Yeah, I thought it said crappy at first. I thought, what a horrible marketing schema to use… but man I was wrong. Upon further inspection, these things are actually pretty interesting, and by “these things” I mean Scrappy Scarves by the Scrappy Scarves company. They’re a Canadian company, which I’ve been glad to find since I know a bunch of people reading this blog are from Canada, and I’m sure you want to know about goods being made in your country. So here it is the Scrappy Scarf.

The name is sort of a double-edged sword. On the one hand, there is the fact that it’s made out of old scrap cloth. On the other hand, they’re built to last. Scrappy, as it were. The great thing about these scarves is that you will literally have a one-of-a-kind scarf that will never be found elegantly draped around the neck of another person. This is something that I personally look for in just about anything I ever buy. I mean, if I’m going to be spending money on something, why on Earth would I want something that looks identical to thousands of other things? Especially when it comes to clothes, this kind of automatic individualism is a really great thing to have as an extra feature.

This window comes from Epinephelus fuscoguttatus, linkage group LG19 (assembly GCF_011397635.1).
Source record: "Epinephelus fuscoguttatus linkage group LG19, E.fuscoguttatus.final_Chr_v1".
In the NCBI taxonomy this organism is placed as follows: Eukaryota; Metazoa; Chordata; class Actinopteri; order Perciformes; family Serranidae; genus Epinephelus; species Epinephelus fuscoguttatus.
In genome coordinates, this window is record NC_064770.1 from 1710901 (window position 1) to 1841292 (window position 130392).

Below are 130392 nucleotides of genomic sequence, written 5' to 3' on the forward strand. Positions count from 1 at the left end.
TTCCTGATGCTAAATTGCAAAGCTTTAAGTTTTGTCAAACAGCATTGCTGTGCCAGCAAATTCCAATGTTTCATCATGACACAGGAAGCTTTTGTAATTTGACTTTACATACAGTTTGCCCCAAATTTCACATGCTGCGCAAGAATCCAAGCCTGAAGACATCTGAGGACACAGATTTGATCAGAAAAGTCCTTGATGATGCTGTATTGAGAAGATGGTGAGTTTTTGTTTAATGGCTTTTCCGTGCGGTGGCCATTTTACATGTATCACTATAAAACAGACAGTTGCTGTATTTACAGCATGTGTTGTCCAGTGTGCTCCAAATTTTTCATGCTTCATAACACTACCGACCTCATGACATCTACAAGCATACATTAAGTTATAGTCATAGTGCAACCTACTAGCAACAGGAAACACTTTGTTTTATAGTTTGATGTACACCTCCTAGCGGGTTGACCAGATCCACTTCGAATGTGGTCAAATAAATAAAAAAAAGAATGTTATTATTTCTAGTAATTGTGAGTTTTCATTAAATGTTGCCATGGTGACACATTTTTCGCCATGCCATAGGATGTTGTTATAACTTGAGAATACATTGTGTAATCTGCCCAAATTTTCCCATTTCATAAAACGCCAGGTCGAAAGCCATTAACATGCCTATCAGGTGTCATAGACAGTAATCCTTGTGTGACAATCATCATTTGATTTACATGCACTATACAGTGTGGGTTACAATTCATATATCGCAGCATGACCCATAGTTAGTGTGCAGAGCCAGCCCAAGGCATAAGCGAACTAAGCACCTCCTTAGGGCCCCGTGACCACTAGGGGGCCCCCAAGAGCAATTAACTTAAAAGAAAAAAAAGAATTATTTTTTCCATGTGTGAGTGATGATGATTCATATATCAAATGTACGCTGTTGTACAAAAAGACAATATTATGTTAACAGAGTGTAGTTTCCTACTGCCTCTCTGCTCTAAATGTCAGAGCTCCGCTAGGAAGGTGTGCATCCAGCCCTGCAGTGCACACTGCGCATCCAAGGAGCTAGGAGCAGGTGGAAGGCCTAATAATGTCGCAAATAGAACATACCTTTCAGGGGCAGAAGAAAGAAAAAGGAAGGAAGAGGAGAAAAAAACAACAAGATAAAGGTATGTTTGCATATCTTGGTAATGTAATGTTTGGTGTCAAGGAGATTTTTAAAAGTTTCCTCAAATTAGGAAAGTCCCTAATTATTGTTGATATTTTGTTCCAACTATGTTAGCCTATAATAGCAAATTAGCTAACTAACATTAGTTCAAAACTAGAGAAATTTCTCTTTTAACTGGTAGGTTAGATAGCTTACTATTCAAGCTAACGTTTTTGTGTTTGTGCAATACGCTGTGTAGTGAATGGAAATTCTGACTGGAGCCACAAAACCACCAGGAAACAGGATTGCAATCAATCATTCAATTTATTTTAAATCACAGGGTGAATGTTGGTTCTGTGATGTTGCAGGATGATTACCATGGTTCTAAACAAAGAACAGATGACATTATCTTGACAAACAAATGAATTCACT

The quality is nothing to shake a stick at, either. Too many people seem to have it in their heads that an article of clothing made out of recycled clothes will just fall apart around them. Not so with this product. In fact, they seem to overcompensate for the old fabric by making sure to reinforce the joints of fabric to make sure that the whole thing holds together nicely. It doesn’t detract from how attractive these scarves are, and they will go with just about any type of outfit you can think of. Whether you like to dress a little funky or super-straight, you’ll be able to get a scarf that looks great with what you’re wearing. All that for a pretty decently reasonable price when compared to other types of “artisan” green clothes out there.